The phylogenetic analysis was carried out using the Neighbor-Joining method
with MEGA3 http://www.megasoftware.net/].
Analysis of subcellular localization was performed for all the left AGL
protein sequences by the target P program version 1.1 http://www.cbs.dtu.dk/services/TargetP].
RESULTS AND DISCUSSION
Molecular analysis of multiple GDSL lipases and genes:
Data mining was used to search all the cDNA sequences encoding
AGLs. Using NCBI and TAIR database searches, 121 AGL cDNA sequences
were obtained (data not shown). After sequence compilation, translation
and alignment, thirteen cDNAs encoding other proteins were removed. Because
two sequences (Acc. No. NM_118813 and NM_179120) are translated into one
protein, the 108 cDNAs corresponding to 99 Atg loci putatively encode
107 GDSL lipase proteins.
As a result, two genes (Acc. No. NM_118813 and NM_179120)
that encode one protein have different gene structures, so the structure
and organization analysis of total 108 genes was performed in website.
It indicated that the gene structures showed remarkable diversity. And
it is likely that all of them except for one gene (Acc. No. AY058847)
contain different numbers of introns. Of the analyzed genes, 73 genes
consist of four introns; 11 and 12 have three and two introns, respectively.
One gene (Acc. No. NM_101867) containing 13 introns is the most complicated
and predicted to encode a high molecular weight protein of 1006 amino
acid residues, while another one (Acc. No. NM_113550) with eight introns
putatively encodes a much smaller protein of only 380 amino acids. And
the other nine genes contain one or five introns. These introns and exons
have the length of several decades of base pairs to over one kilo-base
Analyzed by Chromosome Map Tool, GDSL lipase genes are distributed
in all chromosomes although not uniformly (Fig.
1). Forty seven genes exist in Chromosome 1 and 23 genes are distributed
in Chromosome 5. Fourteen and Fifteen genes exist in Chromosome 2 and
3, respectively. Nevertheless, only eight genes are located in Chromosome
4. There are some regions with a high density of genes, such as the middle
and bottom of Chromosome 1, the top and bottom of Chromosome 5. Furthermore,
there are 12 cases of two or more genes arranged in tandem. For example,
six genes (Acc. No. NM_202420, NM_106239-NM_106243) that encode extracellular
lipases (EXL1-6, respectively) are arranged in tandem at the bottom of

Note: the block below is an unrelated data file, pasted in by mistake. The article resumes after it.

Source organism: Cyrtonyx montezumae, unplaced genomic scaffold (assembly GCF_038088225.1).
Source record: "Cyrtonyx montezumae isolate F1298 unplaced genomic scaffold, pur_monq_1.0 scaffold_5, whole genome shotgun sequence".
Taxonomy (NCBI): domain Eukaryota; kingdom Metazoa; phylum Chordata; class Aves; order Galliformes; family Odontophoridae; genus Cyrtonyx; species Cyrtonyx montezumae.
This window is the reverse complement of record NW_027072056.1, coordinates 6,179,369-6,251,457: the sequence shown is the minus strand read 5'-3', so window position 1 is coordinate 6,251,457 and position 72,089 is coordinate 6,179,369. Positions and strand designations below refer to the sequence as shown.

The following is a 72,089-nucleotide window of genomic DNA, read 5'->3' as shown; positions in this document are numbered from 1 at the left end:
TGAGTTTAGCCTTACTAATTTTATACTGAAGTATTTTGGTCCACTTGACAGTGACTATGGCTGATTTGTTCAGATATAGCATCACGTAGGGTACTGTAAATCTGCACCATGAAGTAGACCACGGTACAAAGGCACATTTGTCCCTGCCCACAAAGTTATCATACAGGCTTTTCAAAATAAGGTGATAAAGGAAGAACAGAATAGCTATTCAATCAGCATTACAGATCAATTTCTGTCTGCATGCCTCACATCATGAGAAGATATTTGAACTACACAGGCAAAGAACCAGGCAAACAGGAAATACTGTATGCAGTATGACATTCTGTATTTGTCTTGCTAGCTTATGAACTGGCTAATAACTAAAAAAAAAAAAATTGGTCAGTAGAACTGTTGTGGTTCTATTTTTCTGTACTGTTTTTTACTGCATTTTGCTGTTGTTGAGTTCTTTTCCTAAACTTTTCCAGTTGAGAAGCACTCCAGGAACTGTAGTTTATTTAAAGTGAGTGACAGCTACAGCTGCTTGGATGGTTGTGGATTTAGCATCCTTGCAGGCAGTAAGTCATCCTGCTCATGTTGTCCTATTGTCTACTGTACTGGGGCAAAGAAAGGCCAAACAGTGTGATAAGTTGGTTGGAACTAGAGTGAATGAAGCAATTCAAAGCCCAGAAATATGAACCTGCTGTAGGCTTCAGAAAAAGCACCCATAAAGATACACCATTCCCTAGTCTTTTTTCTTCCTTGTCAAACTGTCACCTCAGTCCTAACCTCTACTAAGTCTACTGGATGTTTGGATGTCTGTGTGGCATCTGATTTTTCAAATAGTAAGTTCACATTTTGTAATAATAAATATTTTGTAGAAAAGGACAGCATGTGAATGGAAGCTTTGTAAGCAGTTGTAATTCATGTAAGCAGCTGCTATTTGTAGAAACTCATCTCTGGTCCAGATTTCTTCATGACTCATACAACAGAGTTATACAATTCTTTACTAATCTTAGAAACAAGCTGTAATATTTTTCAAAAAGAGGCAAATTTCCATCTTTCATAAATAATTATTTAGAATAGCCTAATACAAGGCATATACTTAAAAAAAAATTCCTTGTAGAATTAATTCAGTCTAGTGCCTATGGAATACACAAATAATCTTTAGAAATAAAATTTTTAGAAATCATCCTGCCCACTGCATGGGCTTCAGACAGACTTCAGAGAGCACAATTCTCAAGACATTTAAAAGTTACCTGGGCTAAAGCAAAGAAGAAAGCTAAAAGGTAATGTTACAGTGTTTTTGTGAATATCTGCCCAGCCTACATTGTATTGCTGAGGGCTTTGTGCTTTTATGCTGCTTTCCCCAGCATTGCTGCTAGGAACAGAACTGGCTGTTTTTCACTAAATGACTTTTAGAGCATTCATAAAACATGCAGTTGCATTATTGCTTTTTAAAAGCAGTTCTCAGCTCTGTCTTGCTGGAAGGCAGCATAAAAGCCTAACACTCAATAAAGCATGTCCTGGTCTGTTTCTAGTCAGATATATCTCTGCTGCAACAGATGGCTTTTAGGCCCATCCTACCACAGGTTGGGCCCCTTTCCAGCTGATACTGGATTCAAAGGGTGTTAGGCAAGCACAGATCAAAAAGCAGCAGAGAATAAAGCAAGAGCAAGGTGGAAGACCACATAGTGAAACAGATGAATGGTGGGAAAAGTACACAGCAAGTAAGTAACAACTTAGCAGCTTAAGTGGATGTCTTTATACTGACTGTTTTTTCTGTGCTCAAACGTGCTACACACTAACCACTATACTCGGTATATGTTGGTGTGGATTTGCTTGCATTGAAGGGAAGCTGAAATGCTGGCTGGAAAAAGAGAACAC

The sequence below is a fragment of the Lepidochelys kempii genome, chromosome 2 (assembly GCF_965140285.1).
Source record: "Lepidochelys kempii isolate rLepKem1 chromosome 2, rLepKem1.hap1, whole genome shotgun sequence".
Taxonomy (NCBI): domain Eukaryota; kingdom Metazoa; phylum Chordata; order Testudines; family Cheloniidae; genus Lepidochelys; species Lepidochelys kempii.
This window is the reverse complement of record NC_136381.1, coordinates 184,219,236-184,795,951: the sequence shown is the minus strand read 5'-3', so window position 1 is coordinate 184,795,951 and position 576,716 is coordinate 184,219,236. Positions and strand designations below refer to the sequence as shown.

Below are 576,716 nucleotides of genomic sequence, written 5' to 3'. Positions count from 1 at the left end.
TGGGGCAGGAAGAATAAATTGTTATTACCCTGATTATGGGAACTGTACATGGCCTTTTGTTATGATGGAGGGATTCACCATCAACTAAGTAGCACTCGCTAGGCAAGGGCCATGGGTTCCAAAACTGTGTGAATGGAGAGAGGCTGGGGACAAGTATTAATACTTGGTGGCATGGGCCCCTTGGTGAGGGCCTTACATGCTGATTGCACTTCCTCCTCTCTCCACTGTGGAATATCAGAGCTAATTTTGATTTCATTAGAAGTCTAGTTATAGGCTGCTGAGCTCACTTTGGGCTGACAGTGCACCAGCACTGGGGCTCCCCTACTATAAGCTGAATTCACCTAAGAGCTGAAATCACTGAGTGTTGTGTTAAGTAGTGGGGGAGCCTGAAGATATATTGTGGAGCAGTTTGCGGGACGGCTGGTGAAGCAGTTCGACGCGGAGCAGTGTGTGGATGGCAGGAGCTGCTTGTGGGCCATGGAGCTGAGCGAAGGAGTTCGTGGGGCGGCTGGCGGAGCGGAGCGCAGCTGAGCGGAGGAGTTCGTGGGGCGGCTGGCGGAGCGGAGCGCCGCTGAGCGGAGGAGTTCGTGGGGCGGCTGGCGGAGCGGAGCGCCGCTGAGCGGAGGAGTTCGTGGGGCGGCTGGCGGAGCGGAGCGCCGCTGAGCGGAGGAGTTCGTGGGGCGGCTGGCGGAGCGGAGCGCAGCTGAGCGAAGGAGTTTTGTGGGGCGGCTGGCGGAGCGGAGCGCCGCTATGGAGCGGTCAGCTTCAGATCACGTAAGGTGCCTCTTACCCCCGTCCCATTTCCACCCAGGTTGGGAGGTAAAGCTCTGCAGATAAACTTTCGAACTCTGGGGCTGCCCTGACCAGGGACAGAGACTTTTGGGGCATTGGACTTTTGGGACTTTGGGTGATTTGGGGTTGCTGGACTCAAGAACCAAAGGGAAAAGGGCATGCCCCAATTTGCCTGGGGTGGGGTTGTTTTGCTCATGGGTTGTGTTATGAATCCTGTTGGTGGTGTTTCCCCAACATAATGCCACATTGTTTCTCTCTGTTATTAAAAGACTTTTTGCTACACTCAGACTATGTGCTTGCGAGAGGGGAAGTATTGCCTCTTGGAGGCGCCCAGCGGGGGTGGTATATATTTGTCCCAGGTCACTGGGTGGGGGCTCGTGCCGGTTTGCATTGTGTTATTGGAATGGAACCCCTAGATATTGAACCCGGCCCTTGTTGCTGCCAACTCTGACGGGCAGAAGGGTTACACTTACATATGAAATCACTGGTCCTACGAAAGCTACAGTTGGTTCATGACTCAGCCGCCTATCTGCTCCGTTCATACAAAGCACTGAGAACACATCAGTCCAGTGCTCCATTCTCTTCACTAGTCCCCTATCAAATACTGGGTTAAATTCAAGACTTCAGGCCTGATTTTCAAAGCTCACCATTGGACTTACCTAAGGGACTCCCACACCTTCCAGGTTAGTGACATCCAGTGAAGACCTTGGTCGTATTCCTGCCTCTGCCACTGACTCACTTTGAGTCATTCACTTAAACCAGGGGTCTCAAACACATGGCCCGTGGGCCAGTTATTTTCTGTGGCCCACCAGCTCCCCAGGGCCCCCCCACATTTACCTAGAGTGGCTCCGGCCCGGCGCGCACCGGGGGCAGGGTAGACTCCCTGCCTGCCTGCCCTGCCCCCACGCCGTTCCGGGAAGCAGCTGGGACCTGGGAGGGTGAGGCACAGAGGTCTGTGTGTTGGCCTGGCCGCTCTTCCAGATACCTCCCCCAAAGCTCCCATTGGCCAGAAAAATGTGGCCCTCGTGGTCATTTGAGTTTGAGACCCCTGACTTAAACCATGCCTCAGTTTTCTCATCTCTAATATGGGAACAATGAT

Chromosome 1, which is consistent with the previous study (Mayfield et
al., 2001). In addition, some of them are likely duplicated in the
areas of inter- or intra-chromosome, resulting in multiple gene copies
The obtained cDNA sequences were putatively translated into
107 amino acid sequences, consisting of 118-1006 amino acid residues,
with the molecular weight from 12.9-109.1 kDa. Five blocks (block 1-5)
containing the conserved sequences (PAIFVFGDSIVDTGNNN, TGRFSNGRLIXD, ALYLIXIGXNDY,
LYXLGXARK XXVXGLXXXPLGCLP and YVFWXDXXHPTEXA, respectively) were determined
by aligning the obtained sequences. Combining the previous reports (Oh
et al., 2005; Akoh et al., 2004), we predict that the active
serine, aspartate and histidine (in block 1 and 5, respectively) likely
constitute the active triad.
Phylogenetic relationship was analyzed by the method of
neighbor-joining. They were classified into three groups (Group 1, 2 and
2), composed of 28, 40 and 39 members, respectively. Proteins designated
as APG (Acc. No. AAL24235) and EXL1-6 were included in Group 2 and reported
to be involved in flowering (Upton and Buckley, 1995; Mayfield et al.,
2001) and GLIP1 (Acc. No. NP_198915, encoded by At5g40990) in Group 2
was involved in defense against the necrotrophic fungus Alternaria
brassicicola as shown by Oh et al. (2005). Additionally, Arab-1
(Acc. No. NP_174188) belongs to Group 3.
Domain/motif structures of GDSL lipase proteins: Analysis by InterProScan
indicated that all of the 107 proteins contained lipase-GDSL domain (PF00657).
Whereas its location, number and kind are different, which leads to five